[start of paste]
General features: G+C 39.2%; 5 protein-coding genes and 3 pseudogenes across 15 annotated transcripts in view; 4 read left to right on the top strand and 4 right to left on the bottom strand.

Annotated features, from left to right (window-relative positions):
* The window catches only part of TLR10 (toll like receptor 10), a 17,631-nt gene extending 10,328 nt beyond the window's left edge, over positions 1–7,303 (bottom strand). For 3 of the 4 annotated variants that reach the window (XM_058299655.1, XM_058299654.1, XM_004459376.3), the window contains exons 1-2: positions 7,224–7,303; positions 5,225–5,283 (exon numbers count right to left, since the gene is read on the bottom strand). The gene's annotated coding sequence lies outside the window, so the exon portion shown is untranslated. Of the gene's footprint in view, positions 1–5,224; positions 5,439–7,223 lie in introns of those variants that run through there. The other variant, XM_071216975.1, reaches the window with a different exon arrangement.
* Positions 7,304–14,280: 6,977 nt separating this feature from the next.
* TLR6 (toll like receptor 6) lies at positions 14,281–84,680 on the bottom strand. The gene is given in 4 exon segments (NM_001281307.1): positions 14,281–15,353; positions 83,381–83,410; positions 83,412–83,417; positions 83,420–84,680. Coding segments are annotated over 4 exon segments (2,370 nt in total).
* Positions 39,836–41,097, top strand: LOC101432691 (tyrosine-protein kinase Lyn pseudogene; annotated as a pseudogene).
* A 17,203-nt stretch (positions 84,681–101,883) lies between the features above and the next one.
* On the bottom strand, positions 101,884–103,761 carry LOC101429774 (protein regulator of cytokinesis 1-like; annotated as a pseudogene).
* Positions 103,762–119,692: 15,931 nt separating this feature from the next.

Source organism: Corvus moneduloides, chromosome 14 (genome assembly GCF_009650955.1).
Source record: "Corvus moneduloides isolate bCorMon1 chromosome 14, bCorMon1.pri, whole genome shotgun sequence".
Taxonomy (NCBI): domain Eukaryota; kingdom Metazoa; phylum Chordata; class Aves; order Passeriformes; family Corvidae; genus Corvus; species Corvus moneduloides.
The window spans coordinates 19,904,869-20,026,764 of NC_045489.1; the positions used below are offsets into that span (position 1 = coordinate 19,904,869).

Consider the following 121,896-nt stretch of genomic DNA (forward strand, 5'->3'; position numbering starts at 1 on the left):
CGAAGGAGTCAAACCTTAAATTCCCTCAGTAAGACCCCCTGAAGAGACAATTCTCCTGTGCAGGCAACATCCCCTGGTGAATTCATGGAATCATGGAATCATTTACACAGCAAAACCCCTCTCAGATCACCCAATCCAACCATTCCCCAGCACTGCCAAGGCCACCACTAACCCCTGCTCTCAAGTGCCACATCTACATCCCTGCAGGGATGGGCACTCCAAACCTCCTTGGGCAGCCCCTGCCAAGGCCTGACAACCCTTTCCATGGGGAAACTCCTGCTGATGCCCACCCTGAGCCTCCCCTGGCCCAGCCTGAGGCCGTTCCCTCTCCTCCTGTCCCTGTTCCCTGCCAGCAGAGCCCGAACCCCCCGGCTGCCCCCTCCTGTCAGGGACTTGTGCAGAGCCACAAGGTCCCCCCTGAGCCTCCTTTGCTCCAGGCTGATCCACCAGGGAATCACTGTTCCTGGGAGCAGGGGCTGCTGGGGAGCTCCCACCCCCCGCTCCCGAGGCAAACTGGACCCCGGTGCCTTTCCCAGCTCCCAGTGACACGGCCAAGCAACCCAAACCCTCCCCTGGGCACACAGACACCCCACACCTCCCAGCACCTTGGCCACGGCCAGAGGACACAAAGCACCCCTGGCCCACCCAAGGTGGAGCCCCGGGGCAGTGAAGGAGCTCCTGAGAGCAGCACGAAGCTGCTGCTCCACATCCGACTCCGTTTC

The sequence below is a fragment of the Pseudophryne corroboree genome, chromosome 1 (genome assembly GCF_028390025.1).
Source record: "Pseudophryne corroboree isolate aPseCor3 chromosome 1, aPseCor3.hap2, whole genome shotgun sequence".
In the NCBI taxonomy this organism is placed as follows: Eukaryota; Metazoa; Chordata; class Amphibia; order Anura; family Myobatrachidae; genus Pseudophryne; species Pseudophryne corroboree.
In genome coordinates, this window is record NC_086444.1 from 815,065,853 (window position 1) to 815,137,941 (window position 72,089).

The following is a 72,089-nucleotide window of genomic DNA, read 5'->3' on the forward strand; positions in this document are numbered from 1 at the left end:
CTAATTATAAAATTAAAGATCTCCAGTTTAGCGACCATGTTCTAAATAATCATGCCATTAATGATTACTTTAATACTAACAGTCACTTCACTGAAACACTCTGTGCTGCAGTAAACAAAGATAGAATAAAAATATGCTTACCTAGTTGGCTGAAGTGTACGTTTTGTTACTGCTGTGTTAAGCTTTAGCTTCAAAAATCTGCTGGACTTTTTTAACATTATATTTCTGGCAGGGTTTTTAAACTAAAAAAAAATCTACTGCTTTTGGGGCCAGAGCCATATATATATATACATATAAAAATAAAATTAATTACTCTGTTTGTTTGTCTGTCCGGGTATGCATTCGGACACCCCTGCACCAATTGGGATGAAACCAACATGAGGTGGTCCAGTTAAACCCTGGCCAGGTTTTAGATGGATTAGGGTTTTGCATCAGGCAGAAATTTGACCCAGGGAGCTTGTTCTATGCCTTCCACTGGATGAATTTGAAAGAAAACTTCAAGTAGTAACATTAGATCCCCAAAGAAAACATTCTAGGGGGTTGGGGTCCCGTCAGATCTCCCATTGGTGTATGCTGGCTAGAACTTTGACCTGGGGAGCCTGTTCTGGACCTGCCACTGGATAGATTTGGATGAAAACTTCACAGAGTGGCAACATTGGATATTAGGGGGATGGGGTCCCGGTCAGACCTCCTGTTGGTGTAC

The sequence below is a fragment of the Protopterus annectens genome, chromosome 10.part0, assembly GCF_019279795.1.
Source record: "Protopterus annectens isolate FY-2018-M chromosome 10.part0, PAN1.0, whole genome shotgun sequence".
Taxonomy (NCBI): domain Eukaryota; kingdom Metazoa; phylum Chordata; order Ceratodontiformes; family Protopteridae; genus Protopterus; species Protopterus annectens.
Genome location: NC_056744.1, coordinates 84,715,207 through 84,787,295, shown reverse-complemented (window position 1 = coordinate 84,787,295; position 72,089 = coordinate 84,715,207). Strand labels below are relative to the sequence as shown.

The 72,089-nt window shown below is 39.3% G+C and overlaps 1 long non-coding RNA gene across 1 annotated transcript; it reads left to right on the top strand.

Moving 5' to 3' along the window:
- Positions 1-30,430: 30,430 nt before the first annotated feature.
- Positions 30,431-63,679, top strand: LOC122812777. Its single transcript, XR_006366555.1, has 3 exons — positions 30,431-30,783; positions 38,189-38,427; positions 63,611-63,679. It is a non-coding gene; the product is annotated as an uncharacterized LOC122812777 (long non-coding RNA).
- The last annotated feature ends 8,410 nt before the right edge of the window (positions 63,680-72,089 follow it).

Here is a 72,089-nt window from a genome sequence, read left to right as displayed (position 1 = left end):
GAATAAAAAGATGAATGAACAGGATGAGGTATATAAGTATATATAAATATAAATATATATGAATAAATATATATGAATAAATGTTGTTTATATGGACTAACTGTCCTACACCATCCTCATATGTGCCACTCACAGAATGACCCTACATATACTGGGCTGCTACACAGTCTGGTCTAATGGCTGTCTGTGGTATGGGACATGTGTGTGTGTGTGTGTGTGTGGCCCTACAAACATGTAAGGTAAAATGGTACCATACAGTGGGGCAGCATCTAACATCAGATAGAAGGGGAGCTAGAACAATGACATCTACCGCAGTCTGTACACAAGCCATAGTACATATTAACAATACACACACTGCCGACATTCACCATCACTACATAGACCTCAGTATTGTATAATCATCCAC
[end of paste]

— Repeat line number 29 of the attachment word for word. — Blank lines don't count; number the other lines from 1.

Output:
- Positions 30,431-63,679, top strand: LOC122812777. Its single transcript, XR_006366555.1, has 3 exons — positions 30,431-30,783; positions 38,189-38,427; positions 63,611-63,679. It is a non-coding gene; the product is annotated as an uncharacterized LOC122812777 (long non-coding RNA).